Fulton Science Academy M.S. Will Try Private School Path
Fulton Science Academy’s middle school will try to remain open this fall in Alpharetta even after the state board of education denied its state charter application on Thursday. The Academy was already rejected by Fulton County last December so it does not have another public school option.
“Our only viable option right now is to go to a tuition-based private school model which is not our first choice because then it won’t be open to everybody in the public,” board member Angela Lassetter said in a hallway interview just outside the state board meeting room.
Moments earlier Lassetter and two other Fulton Science Academy parents asked board members to wait another month before voting to approve or reject the school’s petition. “Thirty more days isn’t going to change a thing,” said state board member Brian Burdette. Several board members described their concerns about school finances and its governance model. The vote was 10-0 to deny the petition with one abstention.
“We will go forward if there is any possibility as a private institution,” Lassetter said. Parent Nadira Merchant said, “The end? This cannot be the end. The governance of our school, if it needs to be changed (then) change it. You cannot close it down. You cannot deny our children.” Parent James Webb said, “All we’re asking for is fairness and due process.”
Fulton Science Academy Middle School operates in partnership with two sister schools – Fulton Sunshine Academy for elementary pupils and Fulton Science Academy High School. Last year the middle school received a U.S. Department of Education national blue ribbon for academic excellence on standardized tests. So, charter denials by Fulton County and the state board are headlines of note.
Fulton Science Academy applied for a state charter in January just a few weeks after Fulton County denied the school’s petition for a new ten-year charter. Fulton County offered three years but the school insisted on the longer term, a condition that Fulton County board members refused to meet because they wanted more direct oversight over the school’s finances.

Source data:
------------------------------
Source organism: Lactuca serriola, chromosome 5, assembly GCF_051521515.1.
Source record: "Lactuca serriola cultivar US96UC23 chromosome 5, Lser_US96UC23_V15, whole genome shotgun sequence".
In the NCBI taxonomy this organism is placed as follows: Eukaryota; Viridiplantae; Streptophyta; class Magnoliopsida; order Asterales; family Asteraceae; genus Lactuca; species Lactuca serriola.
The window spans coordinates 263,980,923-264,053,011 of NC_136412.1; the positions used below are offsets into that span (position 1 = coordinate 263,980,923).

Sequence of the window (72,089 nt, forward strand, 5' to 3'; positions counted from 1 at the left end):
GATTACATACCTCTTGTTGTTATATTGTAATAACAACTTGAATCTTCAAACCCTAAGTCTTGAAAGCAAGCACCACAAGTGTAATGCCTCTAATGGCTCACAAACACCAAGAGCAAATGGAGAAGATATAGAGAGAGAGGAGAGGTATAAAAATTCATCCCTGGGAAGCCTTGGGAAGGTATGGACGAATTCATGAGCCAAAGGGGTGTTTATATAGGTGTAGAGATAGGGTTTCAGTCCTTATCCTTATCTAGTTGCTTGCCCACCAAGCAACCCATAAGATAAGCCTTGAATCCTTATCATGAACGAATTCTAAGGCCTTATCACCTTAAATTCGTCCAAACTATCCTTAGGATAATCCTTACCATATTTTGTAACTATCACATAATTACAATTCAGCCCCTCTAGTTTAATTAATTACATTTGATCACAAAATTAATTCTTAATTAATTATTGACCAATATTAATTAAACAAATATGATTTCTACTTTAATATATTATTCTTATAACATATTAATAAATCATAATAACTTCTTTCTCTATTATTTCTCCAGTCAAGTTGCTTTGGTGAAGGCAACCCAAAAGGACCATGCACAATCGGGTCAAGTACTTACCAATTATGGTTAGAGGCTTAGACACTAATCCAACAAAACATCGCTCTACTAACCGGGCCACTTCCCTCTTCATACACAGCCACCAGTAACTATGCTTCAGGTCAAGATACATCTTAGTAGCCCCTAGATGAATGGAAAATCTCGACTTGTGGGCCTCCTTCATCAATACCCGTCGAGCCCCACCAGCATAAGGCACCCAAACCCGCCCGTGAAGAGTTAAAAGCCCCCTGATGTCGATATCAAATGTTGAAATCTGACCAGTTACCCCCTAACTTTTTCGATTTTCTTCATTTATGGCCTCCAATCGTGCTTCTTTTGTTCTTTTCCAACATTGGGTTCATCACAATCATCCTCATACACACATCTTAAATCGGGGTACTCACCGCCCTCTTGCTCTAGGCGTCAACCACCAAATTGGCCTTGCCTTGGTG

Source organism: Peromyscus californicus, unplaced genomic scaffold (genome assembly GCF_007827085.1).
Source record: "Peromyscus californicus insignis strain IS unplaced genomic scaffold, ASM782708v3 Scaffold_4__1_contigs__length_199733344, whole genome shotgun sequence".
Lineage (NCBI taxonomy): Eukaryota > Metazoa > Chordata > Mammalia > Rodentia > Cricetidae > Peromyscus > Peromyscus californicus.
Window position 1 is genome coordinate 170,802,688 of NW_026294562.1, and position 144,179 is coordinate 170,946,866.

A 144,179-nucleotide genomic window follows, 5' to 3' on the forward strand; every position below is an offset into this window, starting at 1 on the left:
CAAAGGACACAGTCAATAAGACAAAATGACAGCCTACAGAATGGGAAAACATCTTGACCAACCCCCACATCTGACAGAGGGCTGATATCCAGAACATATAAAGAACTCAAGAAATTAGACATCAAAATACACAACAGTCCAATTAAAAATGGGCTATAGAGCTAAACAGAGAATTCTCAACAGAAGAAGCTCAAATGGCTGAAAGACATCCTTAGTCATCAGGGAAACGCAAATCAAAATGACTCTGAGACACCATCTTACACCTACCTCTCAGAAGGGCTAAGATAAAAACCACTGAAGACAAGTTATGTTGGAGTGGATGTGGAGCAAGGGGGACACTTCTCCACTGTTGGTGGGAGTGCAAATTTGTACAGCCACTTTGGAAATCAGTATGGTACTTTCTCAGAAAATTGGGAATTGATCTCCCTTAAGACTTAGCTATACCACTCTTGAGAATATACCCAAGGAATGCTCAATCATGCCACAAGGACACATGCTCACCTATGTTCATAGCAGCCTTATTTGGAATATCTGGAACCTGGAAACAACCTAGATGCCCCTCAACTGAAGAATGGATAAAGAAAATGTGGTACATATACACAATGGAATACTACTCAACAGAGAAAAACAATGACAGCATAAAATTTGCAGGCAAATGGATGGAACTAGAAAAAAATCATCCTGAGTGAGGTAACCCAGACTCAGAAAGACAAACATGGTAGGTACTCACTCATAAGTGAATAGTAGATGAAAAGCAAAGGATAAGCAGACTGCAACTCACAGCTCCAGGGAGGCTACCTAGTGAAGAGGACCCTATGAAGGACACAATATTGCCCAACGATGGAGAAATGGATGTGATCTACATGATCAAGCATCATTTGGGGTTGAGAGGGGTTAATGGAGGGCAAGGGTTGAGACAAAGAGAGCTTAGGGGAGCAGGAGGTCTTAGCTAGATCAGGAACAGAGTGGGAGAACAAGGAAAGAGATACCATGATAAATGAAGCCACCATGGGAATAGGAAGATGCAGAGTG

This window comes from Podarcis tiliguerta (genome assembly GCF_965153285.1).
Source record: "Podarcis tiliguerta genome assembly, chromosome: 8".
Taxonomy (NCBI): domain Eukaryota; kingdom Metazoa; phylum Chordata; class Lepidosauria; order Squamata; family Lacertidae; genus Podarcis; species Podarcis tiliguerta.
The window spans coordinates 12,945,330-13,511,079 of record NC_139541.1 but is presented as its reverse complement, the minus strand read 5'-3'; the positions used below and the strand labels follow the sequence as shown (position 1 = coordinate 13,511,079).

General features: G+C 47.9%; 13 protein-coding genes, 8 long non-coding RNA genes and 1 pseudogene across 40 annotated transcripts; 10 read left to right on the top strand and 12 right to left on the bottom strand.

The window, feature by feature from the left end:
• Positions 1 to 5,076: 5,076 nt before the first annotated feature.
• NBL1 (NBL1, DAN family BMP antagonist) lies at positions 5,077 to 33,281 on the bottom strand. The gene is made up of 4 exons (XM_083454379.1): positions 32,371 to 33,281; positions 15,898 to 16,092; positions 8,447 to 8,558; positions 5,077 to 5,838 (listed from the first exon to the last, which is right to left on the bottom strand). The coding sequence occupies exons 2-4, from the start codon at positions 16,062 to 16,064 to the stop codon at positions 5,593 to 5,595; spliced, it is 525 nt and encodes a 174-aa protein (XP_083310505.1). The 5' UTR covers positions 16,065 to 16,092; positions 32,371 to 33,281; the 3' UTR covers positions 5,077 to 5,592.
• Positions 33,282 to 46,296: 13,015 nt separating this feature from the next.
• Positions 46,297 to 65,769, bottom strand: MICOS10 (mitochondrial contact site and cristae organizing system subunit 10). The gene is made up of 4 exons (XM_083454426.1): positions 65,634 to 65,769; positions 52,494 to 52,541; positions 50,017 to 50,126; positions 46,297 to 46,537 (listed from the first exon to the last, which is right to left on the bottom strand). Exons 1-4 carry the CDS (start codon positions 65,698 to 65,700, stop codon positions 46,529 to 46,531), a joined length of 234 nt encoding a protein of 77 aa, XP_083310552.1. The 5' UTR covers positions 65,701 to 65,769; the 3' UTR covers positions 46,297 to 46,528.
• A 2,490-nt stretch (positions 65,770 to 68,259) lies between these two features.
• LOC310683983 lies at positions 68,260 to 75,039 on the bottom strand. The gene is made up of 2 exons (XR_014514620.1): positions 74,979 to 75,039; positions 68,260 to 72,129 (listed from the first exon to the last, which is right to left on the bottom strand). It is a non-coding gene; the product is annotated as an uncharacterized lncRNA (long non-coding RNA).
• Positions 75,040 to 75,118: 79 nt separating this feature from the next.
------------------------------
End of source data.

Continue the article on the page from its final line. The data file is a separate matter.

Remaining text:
Several issues are involved here. First, Fulton Science Academy secured a $19 million bond package and then began to build a school even though it did not have an approved charter beyond June 30, 2012. Second, the Academy began to build its new school without obtaining proper construction site approvals. Third, the Academy did not comply with the Fulton County audit process so the county advised the state that the school was out of compliance with its contract.
State Department of Education staff have worked with Fulton Science Academy personnel on these and other questions since January, but some of the state’s questions were not adequately answered. For instance, records indicate the Academy did not account for what happened with almost $6 million of the $19 million in bond revenue when the state requested that information.
In documents that recommended a denial vote, the state noted, “The governing board has limited autonomy and appears to have little ability to make autonomous and independent decisions.” Fulton County previously noted that Fulton Science Academy personnel served on the boards of other organizations that were doing business with the school.
Thursday morning state board member Mike Royal said Fulton Science Academy financial stability and governance issues “are clearly debatable.” Board member Dan Israel said granting a state charter to Fulton Science could make the state liable for the $19 million bond package. “What is going to be the precedent that we set?” Israel asked. Board member Linda Zechmann noted, “We found no evidence that Fulton County schools did anything improper.”
Fulton Sunshine Academy for elementary students and the high school still have Fulton County local charters for next year but the future for 510 middle school students is hazy. State board members encouraged Fulton Science to address the outstanding issues and submit a new proposal next year.
“To say that it’s okay to close down for a year and (then) rise from the ashes, what are our parents and students supposed to do for that year?” asked Lassetter. “That hasn’t been addressed. It’s unfortunate that’s not been taken into consideration.”
The state board voted on several other charter schools agenda items. Charters were renewed for the Museum School of Avondale Estates and the Northwest Georgia College and Career Academy. Ivy Prep Academy received a new two-year state charter after it was rejected by the Gwinnett County Board of Education. Charter system conversion petitions were approved for the Fulton County and Madison County school systems.
(Mike Klein is Editor at the Georgia Public Policy Foundation)
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